Conservation areas

Camden has a total of 39 conservation areas covering 11km2 (approximately 50 per cent of the borough). The information below will help you understand what conservation areas are, where they are found within the borough and what implications their designation has on carrying out work on properties located within such areas.

What are conservation areas?

Conservation areas are areas of land that have been designated as being of special architectural or historic interest. 

Conservation area designation is a means of recognising the importance of the quality of the area as a whole, as well as protecting individual buildings and trees which are considered to make a positive contribution to the character and appearance of the area. Conservation areas are not designated to stop future development, but to ensure that new buildings fit in with the existing special character of the area.

Conservation areas in Camden

Do I need permission to carry out work on a property in a conservation area?

Conservation areas are not designated to stop future development. However, if you want to make alterations to a property located in a conservation area, you will typically need to obtain our permission first. Where you intend to demolish a property or structure, you may need to apply for planning permission.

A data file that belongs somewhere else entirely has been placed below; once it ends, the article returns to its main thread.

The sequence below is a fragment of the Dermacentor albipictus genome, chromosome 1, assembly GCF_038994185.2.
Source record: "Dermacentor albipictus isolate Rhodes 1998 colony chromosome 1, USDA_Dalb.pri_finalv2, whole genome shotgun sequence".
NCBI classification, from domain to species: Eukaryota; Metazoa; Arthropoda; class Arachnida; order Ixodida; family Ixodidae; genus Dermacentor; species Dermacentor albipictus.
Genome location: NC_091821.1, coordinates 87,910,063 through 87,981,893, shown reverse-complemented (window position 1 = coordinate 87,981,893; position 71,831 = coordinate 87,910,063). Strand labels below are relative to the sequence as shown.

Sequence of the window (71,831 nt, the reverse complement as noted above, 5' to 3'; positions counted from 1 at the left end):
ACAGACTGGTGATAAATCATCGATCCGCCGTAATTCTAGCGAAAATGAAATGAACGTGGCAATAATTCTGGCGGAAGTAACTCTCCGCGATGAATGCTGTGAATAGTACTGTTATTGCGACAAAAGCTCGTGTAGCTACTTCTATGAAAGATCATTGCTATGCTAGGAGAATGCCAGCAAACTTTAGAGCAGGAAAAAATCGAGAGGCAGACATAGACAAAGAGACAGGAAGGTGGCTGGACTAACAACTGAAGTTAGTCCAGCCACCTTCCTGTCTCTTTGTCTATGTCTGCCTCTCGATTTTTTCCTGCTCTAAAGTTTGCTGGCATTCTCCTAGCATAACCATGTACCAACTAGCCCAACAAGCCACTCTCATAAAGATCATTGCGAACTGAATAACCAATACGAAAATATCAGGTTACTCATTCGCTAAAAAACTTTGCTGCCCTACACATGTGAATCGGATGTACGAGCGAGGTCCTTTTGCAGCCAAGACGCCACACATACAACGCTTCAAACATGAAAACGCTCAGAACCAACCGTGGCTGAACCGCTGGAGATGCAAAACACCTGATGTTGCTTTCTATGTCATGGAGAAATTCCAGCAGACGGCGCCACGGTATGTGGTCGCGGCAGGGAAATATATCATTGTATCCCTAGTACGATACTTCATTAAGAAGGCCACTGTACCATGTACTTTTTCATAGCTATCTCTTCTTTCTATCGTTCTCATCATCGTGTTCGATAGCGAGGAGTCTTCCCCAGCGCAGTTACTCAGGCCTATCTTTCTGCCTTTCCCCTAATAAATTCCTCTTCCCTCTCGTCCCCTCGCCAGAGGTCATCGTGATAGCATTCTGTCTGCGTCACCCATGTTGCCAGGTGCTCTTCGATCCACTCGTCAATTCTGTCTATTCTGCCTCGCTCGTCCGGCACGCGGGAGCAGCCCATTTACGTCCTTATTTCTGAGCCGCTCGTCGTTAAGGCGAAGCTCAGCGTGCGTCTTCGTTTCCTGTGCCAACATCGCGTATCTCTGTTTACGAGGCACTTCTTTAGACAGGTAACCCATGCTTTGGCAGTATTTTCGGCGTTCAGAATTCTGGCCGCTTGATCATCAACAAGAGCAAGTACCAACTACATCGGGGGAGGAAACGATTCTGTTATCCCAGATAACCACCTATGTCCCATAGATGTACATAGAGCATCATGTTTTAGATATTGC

For further guidance about whether planning permission is required for a variety of common building work projects, please visit the do I need planning permission section of our website.

Can I report unauthorised demolition or work on a property in conservation area?

Demolition of a property in a conservation area without our prior consent is a criminal offence. If you believe that a property, or part of a property, is being demolished or altered without our permission, please report this to us immediately

Who represents our conservation areas?

Conservation Area Advisory Committees (CAACs) are groups of local residents and businesses as well as representatives of local historical, civic and amenity societies. In some cases, representatives of national amenity societies are also members of Camden CAACs. Due to their local knowledge, these committees are a valuable source of local advice on planning and conservation issues. We consult them on applications that may affect the character or appearance of a conservation area and on the formulation of conservation and design policies throughout the borough.

Who can I contact to find out more?

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